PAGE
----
Why is George W. vacationing there when his family has a place in
Maine? ''When you are from
Texas and love Texas, this is where you come home,'' is how he explains
it.

Come home? C'mon. This is the goofiest vacation decision since
President Clinton polled to find
out where Americans thought he should go for a summer break - and ended
up having to forsake
his beloved Martha's Vineyard for the national parks. Try the old test:
Substitute ''a hot, sun-baked
wasteland'' for Texas and see if you still believe the president.

No, poor party-hungry Jenna had it right when W. first bought that
dreadful ranch. She, W. told
Time, ''was like, `Why?''' Why, indeed? For Crawford and 100-degree
heat he's passing up the
cool ocean breezes and salubrious salt air of Kennebunkport? The
moderate counsel of mom?

And some advice from his phrase-fracturing father? Something like:
''Now, Quincy, those
congressional Democrats, can't trust 'em. All decoy and no duck. Tried
a little turkey talk myself.
Threw down the gauntlet: Give me that line-item veto and I'll show you
some budget balance. Oh,
no. Wouldn't do it. Gotta address the revenue side, gotta address the
revenue side. I mean,
smokescreen city. Next thing, you're deep in the heart of taxes.
Message: Beware.''

After swerving partway onto the shoulder during the spring and summer,
the fall will be about
meandering back toward the middle, the White House says. If so, what
better way to start than by
coming to Maine, where sensible people vacation, where an independent
governs, and where
moderate Republicans sprout?

C'mon, W. Show some sense. Put Texas in your rear-view mirror.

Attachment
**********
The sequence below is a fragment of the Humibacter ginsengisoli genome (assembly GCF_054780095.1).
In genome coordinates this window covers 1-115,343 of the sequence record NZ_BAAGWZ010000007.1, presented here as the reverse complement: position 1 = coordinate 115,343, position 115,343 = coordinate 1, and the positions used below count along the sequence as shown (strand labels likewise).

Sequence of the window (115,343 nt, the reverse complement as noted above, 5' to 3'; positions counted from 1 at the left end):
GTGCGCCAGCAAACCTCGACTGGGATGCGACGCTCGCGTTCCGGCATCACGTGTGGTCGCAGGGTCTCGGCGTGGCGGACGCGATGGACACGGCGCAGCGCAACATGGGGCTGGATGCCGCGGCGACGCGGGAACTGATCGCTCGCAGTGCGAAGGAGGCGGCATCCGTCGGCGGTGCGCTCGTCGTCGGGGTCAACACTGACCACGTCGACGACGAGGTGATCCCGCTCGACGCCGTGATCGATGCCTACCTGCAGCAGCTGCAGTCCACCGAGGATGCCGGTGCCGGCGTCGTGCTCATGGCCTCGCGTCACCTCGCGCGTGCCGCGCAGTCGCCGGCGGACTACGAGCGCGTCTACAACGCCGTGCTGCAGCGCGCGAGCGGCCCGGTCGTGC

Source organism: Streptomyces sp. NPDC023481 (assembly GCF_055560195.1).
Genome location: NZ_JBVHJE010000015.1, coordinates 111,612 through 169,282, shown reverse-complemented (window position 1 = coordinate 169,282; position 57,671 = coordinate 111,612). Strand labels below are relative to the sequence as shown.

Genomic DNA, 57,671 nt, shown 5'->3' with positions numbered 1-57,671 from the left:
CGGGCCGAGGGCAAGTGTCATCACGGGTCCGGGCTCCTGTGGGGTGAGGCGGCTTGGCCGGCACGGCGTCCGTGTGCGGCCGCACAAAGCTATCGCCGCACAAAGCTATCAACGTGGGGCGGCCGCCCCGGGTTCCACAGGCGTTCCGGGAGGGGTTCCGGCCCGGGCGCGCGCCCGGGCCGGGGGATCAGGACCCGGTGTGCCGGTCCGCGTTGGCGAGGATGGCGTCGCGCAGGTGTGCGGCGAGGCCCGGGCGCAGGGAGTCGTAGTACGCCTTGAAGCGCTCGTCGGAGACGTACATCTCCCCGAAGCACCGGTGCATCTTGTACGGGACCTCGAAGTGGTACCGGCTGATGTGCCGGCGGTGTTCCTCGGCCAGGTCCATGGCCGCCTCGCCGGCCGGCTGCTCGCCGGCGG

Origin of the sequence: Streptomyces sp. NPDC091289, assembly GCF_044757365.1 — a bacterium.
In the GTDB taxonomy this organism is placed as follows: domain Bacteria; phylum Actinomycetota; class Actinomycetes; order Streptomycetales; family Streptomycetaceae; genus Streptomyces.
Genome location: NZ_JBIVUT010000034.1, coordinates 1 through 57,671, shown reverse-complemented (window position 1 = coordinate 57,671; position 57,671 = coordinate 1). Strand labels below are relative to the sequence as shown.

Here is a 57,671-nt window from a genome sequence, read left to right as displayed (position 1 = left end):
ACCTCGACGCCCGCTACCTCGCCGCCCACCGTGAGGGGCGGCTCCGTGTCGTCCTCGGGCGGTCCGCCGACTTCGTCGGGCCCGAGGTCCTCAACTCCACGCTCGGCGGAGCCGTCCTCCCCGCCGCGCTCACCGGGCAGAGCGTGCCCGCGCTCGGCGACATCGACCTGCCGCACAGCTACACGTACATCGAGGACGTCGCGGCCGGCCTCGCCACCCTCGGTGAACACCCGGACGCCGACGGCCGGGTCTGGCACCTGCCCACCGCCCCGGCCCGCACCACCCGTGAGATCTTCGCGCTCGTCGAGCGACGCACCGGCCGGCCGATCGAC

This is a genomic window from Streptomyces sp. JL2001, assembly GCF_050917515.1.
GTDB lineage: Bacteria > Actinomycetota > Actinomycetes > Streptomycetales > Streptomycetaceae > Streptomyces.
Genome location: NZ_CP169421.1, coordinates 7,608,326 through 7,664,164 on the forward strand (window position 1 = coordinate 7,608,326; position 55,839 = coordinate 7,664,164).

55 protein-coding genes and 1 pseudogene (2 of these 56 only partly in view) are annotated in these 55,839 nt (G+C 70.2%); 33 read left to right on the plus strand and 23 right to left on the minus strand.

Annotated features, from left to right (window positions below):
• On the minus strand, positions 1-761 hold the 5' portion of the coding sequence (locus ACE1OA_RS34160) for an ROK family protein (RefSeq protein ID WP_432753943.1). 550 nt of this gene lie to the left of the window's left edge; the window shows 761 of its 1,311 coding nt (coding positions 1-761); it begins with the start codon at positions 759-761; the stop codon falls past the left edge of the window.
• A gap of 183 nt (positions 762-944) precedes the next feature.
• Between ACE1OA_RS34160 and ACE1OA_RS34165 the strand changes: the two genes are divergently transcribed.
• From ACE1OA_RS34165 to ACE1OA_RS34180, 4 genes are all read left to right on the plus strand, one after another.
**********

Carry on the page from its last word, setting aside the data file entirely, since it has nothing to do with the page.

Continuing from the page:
Scot Lehigh's e-mail address is leh...@globe.com.

This story ran on page A23 of the Boston Globe on 8/22/2001.
© Copyright 2001 Globe Newspaper Company.

Steve Caple

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Aug 22, 2001, 11:55:53 AM8/22/01
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Eugene D. Gallagher wrote:
> hunting Texans. When you roar, you scare the crap out of 'em.
> When you pounce, you knock the wind out of 'em. With Texans,
> there's nothing left but boots and buckles.''

> That (slightly modified) joke ...

The version I heard years ago had to do with a guy in a bar showing a little
matchbox containing the ashes of his friend from Texas. When his companion
averred that couldn't be, since Tex was such a big guy, he explained that
once they'd circumcised him and removed his hemmorhoids, that's all that was
left.

Don't ask why the mortician performed those procedures ...


Seen in a john stall in Rocky Mountain Nat'l Park (in Colorado, where lots
of Texans come to hunt elk):

Here I sit
Ass a'flexin'
Just gave birth
To another Texan


Fortunately, Texas does produce the occasional Molly Ivins or Jim Hightower.

Wim Waltman

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Aug 22, 2001, 12:06:53 PM8/22/01
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That's clear,
To be able to fit him in that Matchbox

Wim